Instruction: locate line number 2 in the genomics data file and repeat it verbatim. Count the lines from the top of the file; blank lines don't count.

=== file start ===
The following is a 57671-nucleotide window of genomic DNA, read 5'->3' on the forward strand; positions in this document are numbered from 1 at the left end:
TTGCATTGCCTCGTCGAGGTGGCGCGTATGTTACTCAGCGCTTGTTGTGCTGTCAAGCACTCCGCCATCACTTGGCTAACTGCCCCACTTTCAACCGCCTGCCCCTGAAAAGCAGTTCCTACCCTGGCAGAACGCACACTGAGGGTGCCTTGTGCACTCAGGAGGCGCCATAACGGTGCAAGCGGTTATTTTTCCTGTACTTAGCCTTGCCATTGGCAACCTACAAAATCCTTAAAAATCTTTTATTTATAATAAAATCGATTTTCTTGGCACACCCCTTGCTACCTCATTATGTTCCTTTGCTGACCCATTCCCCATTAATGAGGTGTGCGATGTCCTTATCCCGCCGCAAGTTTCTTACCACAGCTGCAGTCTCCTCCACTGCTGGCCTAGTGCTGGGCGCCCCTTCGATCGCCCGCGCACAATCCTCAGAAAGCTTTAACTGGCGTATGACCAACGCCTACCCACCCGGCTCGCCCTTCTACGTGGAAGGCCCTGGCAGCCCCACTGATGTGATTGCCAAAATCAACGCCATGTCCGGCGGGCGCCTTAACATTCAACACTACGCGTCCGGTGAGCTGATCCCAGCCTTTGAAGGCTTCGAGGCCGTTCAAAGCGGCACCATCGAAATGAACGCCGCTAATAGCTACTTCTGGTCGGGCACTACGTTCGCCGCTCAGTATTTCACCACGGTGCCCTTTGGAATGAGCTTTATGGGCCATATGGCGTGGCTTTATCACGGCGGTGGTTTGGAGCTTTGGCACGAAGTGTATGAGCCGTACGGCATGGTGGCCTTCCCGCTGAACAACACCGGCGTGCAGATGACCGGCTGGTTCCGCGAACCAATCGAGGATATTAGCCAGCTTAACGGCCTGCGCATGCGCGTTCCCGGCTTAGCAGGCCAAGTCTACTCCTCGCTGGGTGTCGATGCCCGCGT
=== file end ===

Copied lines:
TTGCATTGCCTCGTCGAGGTGGCGCGTATGTTACTCAGCGCTTGTTGTGCTGTCAAGCACTCCGCCATCACTTGGCTAACTGCCCCACTTTCAACCGCCTGCCCCTGAAAAGCAGTTCCTACCCTGGCAGAACGCACACTGAGGGTGCCTTGTGCACTCAGGAGGCGCCATAACGGTGCAAGCGGTTATTTTTCCTGTACTTAGCCTTGCCATTGGCAACCTACAAAATCCTTAAAAATCTTTTATTTATAATAAAATCGATTTTCTTGGCACACCCCTTGCTACCTCATTATGTTCCTTTGCTGACCCATTCCCCATTAATGAGGTGTGCGATGTCCTTATCCCGCCGCAAGTTTCTTACCACAGCTGCAGTCTCCTCCACTGCTGGCCTAGTGCTGGGCGCCCCTTCGATCGCCCGCGCACAATCCTCAGAAAGCTTTAACTGGCGTATGACCAACGCCTACCCACCCGGCTCGCCCTTCTACGTGGAAGGCCCTGGCAGCCCCACTGATGTGATTGCCAAAATCAACGCCATGTCCGGCGGGCGCCTTAACATTCAACACTACGCGTCCGGTGAGCTGATCCCAGCCTTTGAAGGCTTCGAGGCCGTTCAAAGCGGCACCATCGAAATGAACGCCGCTAATAGCTACTTCTGGTCGGGCACTACGTTCGCCGCTCAGTATTTCACCACGGTGCCCTTTGGAATGAGCTTTATGGGCCATATGGCGTGGCTTTATCACGGCGGTGGTTTGGAGCTTTGGCACGAAGTGTATGAGCCGTACGGCATGGTGGCCTTCCCGCTGAACAACACCGGCGTGCAGATGACCGGCTGGTTCCGCGAACCAATCGAGGATATTAGCCAGCTTAACGGCCTGCGCATGCGCGTTCCCGGCTTAGCAGGCCAAGTCTACTCCTCGCTGGGTGTCGATGCCCGCGT